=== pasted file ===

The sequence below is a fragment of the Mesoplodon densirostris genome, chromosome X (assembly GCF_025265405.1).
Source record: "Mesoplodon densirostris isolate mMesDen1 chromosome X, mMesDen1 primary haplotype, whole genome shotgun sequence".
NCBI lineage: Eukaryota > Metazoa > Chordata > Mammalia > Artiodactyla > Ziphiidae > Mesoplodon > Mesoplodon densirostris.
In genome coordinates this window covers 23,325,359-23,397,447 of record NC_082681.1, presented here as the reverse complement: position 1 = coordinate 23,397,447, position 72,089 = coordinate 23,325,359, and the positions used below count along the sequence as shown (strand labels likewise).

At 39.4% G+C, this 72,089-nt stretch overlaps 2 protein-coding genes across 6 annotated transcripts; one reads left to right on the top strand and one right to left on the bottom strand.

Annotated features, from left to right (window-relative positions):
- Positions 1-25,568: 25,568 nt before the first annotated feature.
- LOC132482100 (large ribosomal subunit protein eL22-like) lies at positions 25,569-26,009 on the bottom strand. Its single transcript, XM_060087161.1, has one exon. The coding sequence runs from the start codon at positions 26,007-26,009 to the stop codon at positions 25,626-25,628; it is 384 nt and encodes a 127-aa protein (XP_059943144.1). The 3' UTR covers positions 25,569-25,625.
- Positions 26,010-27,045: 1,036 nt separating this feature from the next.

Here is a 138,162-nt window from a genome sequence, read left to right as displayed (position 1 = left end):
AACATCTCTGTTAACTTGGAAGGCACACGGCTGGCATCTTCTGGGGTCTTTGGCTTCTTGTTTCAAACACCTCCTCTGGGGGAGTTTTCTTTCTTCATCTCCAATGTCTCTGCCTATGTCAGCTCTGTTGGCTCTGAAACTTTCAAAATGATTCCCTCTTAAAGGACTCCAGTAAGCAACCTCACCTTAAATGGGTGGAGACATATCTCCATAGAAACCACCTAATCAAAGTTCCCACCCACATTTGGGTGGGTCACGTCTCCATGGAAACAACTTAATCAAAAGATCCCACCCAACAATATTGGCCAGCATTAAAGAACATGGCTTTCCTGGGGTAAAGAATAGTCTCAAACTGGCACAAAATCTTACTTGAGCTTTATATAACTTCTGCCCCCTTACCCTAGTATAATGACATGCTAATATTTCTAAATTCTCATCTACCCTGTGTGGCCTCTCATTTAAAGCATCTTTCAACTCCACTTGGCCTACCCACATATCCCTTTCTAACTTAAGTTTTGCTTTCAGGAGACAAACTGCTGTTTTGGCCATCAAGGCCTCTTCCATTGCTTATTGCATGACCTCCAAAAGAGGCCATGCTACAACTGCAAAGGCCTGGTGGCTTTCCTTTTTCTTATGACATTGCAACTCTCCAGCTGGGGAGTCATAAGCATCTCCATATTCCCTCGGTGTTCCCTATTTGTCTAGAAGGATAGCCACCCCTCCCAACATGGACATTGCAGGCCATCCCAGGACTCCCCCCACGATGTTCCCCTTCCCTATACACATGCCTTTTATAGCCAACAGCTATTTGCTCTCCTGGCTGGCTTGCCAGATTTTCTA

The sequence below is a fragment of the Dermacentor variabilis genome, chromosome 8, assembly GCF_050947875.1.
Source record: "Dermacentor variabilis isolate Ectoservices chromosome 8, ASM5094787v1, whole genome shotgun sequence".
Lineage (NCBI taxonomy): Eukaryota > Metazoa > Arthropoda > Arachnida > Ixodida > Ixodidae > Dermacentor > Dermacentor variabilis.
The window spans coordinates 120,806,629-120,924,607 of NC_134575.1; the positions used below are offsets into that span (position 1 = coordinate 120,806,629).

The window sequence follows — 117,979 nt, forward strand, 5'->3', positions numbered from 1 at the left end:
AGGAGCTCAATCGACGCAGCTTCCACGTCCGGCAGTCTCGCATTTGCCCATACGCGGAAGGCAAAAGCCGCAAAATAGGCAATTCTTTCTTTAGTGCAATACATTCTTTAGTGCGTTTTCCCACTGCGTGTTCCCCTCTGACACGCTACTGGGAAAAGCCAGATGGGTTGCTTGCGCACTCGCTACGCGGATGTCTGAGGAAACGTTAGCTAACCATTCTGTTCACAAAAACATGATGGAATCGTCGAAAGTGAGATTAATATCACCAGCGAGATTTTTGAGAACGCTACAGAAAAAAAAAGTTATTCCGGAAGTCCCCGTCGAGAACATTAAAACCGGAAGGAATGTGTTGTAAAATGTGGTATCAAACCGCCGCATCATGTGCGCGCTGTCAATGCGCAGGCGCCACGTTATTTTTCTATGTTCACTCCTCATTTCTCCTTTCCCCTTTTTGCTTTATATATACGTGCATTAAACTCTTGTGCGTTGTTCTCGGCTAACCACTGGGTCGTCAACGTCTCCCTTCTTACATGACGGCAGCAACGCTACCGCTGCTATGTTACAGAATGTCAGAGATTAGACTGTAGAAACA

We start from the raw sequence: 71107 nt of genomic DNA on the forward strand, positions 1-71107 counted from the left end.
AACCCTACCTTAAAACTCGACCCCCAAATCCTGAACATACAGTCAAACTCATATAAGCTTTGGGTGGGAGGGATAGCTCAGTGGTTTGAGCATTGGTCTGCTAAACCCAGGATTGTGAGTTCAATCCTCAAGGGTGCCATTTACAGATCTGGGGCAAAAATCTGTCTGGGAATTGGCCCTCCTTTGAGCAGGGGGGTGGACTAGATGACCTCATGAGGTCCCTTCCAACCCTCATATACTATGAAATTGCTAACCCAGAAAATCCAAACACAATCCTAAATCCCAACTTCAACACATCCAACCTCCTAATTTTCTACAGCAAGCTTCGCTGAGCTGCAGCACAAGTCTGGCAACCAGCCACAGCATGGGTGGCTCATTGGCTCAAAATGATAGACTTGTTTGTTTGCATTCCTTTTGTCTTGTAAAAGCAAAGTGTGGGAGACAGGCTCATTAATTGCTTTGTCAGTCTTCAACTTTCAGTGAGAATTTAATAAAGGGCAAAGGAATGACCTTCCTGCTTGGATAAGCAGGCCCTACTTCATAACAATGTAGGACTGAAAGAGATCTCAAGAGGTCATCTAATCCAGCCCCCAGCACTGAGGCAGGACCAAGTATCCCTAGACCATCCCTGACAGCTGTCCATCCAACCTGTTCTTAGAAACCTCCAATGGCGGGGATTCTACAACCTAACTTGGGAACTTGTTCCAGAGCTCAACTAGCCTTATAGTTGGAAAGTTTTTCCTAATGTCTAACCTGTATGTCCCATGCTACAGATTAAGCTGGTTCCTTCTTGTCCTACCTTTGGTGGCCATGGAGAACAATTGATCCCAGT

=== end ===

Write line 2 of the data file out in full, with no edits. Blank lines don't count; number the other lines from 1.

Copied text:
Source record: "Mesoplodon densirostris isolate mMesDen1 chromosome X, mMesDen1 primary haplotype, whole genome shotgun sequence".